Walking in the City: An Outdoor Artwork Commission Walking in the City: An Outdoor Artwork Commission

Walking in the City: An Outdoor Artwork Commission

  • Until Thu, 14 Nov 2019

  • along Bras Basah Road and Queen Street

  • Free public outdoor work. Accessible at all times.

About the Exhibition

While it undergoes its first major building redevelopment since its official opening in 1996, Singapore Art Museum will continue to feature contemporary artworks by turning the buildings’ perimeter hoardings into a public showcase of commissioned works by local artists. The Walking in the City series will engage with themes such as history (of both the building and the island), society, urban development, and the environment.

 

On view: Flowery Language and Tua Kang (Hyperboleh) by vertical submarine

For the inaugural edition, Singaporean artist collective vertical submarine presents two works, Flowery Language on Bras Basah Road and Tua Kang (Hyperboleh) on Queen Street.

Flowery Language examines the history of botanical illustrations in relation to the power and potential of representation.

Drawing from their research on botanical illustrations created during the colonial era, vertical submarine has created 12 fictional plants that serve not only as witty reference of such illustrations but also to question the roles these illustrations played in advancing scientific knowledge and politico-economic goals. Through their playful subversion of a colonial image-making practice, vertical submarine suggests that the reading of scientific illustrations should not be separated from their histories or politics.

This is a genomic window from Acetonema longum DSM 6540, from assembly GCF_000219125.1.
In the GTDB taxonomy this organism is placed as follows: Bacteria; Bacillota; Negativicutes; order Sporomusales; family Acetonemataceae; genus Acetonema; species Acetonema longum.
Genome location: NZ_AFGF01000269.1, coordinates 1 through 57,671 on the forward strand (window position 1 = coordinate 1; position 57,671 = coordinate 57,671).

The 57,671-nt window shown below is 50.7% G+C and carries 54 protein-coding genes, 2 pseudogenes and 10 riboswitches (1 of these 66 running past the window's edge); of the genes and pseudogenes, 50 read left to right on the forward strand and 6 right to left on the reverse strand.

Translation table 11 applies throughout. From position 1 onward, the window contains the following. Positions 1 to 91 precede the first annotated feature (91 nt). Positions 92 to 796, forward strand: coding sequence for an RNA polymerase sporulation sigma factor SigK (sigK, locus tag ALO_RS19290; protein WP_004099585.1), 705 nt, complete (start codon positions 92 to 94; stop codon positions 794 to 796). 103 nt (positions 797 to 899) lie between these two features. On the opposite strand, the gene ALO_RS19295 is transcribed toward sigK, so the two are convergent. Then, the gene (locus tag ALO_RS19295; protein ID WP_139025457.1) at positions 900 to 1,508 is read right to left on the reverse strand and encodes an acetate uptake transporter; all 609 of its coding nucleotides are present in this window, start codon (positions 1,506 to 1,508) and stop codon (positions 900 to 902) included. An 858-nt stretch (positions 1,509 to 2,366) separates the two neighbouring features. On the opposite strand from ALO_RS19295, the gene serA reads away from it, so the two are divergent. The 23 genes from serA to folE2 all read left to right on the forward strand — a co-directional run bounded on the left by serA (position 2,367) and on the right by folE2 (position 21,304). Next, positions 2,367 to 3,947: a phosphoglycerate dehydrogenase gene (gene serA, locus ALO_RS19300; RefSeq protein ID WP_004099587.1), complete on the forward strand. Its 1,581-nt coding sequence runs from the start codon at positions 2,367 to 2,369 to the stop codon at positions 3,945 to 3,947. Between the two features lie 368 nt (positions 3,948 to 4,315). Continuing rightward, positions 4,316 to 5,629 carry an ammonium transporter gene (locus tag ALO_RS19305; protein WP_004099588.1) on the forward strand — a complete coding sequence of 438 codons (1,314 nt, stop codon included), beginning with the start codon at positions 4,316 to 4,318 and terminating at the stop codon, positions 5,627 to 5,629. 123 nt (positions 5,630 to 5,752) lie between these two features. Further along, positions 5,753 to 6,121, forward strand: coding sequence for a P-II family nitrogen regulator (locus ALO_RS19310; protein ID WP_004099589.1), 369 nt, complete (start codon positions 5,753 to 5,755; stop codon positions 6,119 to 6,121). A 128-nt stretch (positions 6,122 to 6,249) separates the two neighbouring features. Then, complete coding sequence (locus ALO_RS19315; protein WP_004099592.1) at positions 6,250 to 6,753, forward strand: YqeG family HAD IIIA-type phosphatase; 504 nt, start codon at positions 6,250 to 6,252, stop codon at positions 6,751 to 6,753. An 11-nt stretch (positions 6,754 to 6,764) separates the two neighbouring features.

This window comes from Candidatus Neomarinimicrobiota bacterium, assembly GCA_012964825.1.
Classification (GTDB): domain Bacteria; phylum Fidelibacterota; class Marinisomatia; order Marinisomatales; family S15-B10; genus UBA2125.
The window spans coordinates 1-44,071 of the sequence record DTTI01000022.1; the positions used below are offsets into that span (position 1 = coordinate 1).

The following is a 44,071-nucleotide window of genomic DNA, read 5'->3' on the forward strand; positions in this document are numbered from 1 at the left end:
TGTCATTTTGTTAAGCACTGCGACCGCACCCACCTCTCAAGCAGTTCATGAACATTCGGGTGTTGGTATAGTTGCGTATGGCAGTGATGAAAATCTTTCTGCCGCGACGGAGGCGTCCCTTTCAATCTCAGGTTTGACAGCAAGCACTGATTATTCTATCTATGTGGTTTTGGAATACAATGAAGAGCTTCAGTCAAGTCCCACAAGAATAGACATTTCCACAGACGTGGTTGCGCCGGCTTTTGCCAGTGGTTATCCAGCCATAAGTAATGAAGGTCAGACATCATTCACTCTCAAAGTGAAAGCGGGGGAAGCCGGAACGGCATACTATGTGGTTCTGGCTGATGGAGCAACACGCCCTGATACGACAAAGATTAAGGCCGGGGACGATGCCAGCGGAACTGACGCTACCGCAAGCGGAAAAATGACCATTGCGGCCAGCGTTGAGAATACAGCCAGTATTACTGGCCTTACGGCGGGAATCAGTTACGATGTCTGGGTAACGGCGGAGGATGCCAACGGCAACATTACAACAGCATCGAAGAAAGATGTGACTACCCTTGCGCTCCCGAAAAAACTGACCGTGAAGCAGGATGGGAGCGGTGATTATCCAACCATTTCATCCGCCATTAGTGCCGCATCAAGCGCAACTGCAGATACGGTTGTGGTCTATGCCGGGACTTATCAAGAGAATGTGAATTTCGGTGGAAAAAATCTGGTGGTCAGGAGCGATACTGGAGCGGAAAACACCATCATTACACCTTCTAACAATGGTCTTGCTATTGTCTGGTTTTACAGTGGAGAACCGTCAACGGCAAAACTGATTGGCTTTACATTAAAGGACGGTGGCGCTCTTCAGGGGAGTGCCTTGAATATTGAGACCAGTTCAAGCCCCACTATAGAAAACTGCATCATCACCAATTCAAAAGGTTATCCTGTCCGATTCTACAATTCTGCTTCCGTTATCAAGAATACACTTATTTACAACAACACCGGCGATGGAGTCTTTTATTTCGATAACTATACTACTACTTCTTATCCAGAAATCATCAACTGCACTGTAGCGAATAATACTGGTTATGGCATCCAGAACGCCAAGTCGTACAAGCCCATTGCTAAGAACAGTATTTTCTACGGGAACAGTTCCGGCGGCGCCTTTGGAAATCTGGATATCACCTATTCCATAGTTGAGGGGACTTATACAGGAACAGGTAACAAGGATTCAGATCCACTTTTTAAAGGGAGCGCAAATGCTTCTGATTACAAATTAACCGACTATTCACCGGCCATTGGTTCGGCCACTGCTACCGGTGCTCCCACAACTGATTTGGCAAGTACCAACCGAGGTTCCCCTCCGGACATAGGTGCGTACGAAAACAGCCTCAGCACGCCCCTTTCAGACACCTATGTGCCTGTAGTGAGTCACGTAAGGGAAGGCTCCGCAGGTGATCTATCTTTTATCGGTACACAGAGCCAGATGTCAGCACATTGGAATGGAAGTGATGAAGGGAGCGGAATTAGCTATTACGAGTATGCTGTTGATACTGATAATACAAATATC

Tua Kang (Hyperboleh) is a tongue-in-cheek reimagination of the world map.

For this work, the artists have expanded the size of Singapore to many times its original size. Highlighted in red, the colour refers to the popular cartographical representation of Singapore as ‘a little red dot’, while the enlarged size alludes to the common perception that the country is able to punch above its own weight in the international arena. The title of the work is from a Hokkien expression used to describe an exaggerated story. In portraying Singapore as such, the artists take a humorous approach to open for discussion our successes in relation to our relatively small size.